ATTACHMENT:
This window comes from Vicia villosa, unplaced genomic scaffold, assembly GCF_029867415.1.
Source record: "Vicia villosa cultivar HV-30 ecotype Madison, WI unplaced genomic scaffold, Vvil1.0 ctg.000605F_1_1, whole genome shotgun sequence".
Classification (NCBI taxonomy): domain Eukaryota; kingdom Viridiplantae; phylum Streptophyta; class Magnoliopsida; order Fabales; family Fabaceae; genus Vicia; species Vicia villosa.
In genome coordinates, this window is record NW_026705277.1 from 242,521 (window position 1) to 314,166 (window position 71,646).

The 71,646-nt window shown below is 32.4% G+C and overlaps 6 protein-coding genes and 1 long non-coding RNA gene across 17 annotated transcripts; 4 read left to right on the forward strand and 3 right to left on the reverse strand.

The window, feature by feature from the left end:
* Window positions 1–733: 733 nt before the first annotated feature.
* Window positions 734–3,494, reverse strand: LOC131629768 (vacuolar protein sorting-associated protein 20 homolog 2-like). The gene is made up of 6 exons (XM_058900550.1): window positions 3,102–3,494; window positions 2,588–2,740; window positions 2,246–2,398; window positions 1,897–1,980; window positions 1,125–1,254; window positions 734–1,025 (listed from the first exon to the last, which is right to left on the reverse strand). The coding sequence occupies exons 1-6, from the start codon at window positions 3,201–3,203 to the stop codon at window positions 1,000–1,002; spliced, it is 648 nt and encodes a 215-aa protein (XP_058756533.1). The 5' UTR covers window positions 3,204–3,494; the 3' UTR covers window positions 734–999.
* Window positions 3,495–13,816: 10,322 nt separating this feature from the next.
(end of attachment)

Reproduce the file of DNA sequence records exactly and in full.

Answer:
This window comes from Vicia villosa, unplaced genomic scaffold, assembly GCF_029867415.1.
Source record: "Vicia villosa cultivar HV-30 ecotype Madison, WI unplaced genomic scaffold, Vvil1.0 ctg.000605F_1_1, whole genome shotgun sequence".
Classification (NCBI taxonomy): domain Eukaryota; kingdom Viridiplantae; phylum Streptophyta; class Magnoliopsida; order Fabales; family Fabaceae; genus Vicia; species Vicia villosa.
In genome coordinates, this window is record NW_026705277.1 from 242,521 (window position 1) to 314,166 (window position 71,646).

The 71,646-nt window shown below is 32.4% G+C and overlaps 6 protein-coding genes and 1 long non-coding RNA gene across 17 annotated transcripts; 4 read left to right on the forward strand and 3 right to left on the reverse strand.

The window, feature by feature from the left end:
* Window positions 1–733: 733 nt before the first annotated feature.
* Window positions 734–3,494, reverse strand: LOC131629768 (vacuolar protein sorting-associated protein 20 homolog 2-like). The gene is made up of 6 exons (XM_058900550.1): window positions 3,102–3,494; window positions 2,588–2,740; window positions 2,246–2,398; window positions 1,897–1,980; window positions 1,125–1,254; window positions 734–1,025 (listed from the first exon to the last, which is right to left on the reverse strand). The coding sequence occupies exons 1-6, from the start codon at window positions 3,201–3,203 to the stop codon at window positions 1,000–1,002; spliced, it is 648 nt and encodes a 215-aa protein (XP_058756533.1). The 5' UTR covers window positions 3,204–3,494; the 3' UTR covers window positions 734–999.
* Window positions 3,495–13,816: 10,322 nt separating this feature from the next.